I want to jump to a separate concern relating to modern 'news', something of a non-sequitur. That's the beauty of blogging, you can just explore ideas and see if they connect, you don't have to make an argument. I've found myself disliking the tone of mainstream news, in print and on TV for sometime now, though I didn't realise it so distinctly until I asked myself, 'Why do I prefer blogs, and comedy news, like Jon Stewart or even Good News Week (in the good old days) to regular news?' All reporting is inherently biased, influenced by the personal experiences and cultural contexts of those who produce it. To be considered a 'public good' though, news needs to impartial, balanced and fair. Journalists strive to be unbiased, but they can never really be. The pundits, comedians and blogs however make no such claim to the 'public good', and wear their bias on their sleeve. Yet in doing so they have inadvertently become the more valuable source of information. My distaste for mainstream news is that it has devolved into, for want of a better term, 'Meta-news'. That is news that just describes the surface of things and doesn't describe anything deeper for fear that it requires making a value judgment and hence not being seen as impartial. Consider political commentary, particularly around elections. Rather then report on the merits and implications of the speeches, ideas and proposals of the politicians, what we get instead, in order to preserve 'impartiality' is reports of how popular this or that speech is, how this or that idea is playing out in the media or who is getting the most air time. Pundits spend more time discussing the perceptions of politicians (what does the latest poll say, what does that mean) rather then the actual ideas the politicians stand for. So frequently journalists hosting panels and debates never actually engage the arguments made, follow them through, rather they simply act as moderators, ensuring the 'right' topics are covered and proportioning 'equal' air-time to opposing voices. This format allows equal coverage of nonsensical, irrational, factually-incorrect hyperbole as it does well-grounded, considered opinions. After all, a reporter wouldn't want to seem 'biased'.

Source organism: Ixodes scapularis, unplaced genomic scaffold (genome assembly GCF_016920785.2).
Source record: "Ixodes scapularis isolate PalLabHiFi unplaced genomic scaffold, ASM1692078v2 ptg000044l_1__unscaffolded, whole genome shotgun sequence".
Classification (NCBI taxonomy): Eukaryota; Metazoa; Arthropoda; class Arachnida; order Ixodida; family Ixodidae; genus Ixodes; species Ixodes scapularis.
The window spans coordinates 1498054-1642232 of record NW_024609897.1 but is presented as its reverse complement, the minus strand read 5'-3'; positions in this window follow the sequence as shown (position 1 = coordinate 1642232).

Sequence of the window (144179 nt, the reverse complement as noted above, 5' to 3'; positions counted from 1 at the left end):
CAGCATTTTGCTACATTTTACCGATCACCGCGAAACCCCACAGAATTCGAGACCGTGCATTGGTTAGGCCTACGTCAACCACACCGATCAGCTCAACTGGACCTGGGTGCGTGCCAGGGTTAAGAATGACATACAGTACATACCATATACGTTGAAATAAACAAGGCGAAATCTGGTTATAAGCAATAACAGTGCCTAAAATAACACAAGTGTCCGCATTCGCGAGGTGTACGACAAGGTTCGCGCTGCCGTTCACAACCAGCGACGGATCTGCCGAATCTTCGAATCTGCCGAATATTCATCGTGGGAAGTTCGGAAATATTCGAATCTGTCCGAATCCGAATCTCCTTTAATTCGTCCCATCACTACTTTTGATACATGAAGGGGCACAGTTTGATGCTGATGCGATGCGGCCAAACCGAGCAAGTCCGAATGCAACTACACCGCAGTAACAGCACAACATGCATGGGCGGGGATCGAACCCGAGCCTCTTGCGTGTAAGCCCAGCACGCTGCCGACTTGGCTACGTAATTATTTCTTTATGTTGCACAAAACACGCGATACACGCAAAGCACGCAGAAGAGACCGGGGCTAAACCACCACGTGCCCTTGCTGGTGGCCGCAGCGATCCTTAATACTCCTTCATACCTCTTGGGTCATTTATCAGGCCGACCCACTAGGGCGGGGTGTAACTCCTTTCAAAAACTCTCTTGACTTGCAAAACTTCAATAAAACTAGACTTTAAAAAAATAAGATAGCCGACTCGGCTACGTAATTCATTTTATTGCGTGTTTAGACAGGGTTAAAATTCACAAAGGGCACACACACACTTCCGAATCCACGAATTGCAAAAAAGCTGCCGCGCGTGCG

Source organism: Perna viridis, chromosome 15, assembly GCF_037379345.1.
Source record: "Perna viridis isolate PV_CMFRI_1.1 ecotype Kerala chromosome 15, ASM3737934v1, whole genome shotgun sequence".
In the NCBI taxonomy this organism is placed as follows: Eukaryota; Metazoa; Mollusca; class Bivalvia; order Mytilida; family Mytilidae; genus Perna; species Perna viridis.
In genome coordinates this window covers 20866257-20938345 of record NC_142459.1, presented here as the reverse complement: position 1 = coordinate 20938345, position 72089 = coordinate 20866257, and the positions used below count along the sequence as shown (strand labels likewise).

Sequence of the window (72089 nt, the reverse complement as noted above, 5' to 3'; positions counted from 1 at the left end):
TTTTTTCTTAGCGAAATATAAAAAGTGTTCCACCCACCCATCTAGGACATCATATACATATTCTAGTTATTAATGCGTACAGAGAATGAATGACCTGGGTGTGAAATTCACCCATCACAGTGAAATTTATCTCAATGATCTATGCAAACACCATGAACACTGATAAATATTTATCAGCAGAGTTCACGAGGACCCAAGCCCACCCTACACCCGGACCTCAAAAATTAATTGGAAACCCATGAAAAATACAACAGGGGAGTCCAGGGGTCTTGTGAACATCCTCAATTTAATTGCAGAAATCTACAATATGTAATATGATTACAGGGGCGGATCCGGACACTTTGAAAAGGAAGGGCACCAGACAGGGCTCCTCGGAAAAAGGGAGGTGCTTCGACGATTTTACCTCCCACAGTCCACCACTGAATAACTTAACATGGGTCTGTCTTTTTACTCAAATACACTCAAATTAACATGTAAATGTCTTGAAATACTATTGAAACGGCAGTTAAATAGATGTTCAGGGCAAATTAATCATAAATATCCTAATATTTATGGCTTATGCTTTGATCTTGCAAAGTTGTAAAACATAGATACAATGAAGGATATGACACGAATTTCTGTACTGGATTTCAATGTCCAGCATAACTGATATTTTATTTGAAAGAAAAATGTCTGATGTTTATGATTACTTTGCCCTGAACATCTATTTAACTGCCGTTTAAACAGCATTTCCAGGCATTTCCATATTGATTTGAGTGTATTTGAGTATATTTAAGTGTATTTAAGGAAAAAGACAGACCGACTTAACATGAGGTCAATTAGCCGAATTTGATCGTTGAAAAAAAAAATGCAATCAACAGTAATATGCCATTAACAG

Anderson Cooper seems like a pretty intelligent guy, likable and charming, but watching some of his Youtube discussions on same-sex marriage for example, you have to sit through people making sensible arguments and then people spouting utter non-sense. (That's not to say there aren't some potentially valid arguments against same-sex marriage, just that all that is heard is the fear-mongering lies) They can disagree with each other, but as host all Cooper does is allocate time, and doesn't demand that his guests, you know, actually make sense. (Cooper is not the only one to do this, in fact he is better then most) In contrast, when Jon Stewart has guests on his show, it's known he has an opinion, and this gives him license to actually challenge what his guests say, force them to follow through on their logic. It doesn't always make good sound-bites but its always entertaining. In a sense, Stewart is popular for the same reason O'Reilly on Fox is, they both are willing to challenge their guests from a set point of values. Stewart uses patience, logic and wit to highlight the flaws of what they are saying, whereas O'Reilly postures 'openness' then just yells people down until he takes their silence for agreement. The same qualities are true of the blogosphere. Blogs, by their nature personal accounts, take the news of the day and slant it to the personal tastes and values of the individuals blogging. It's what makes them more enjoyable and relevant then traditional news sources.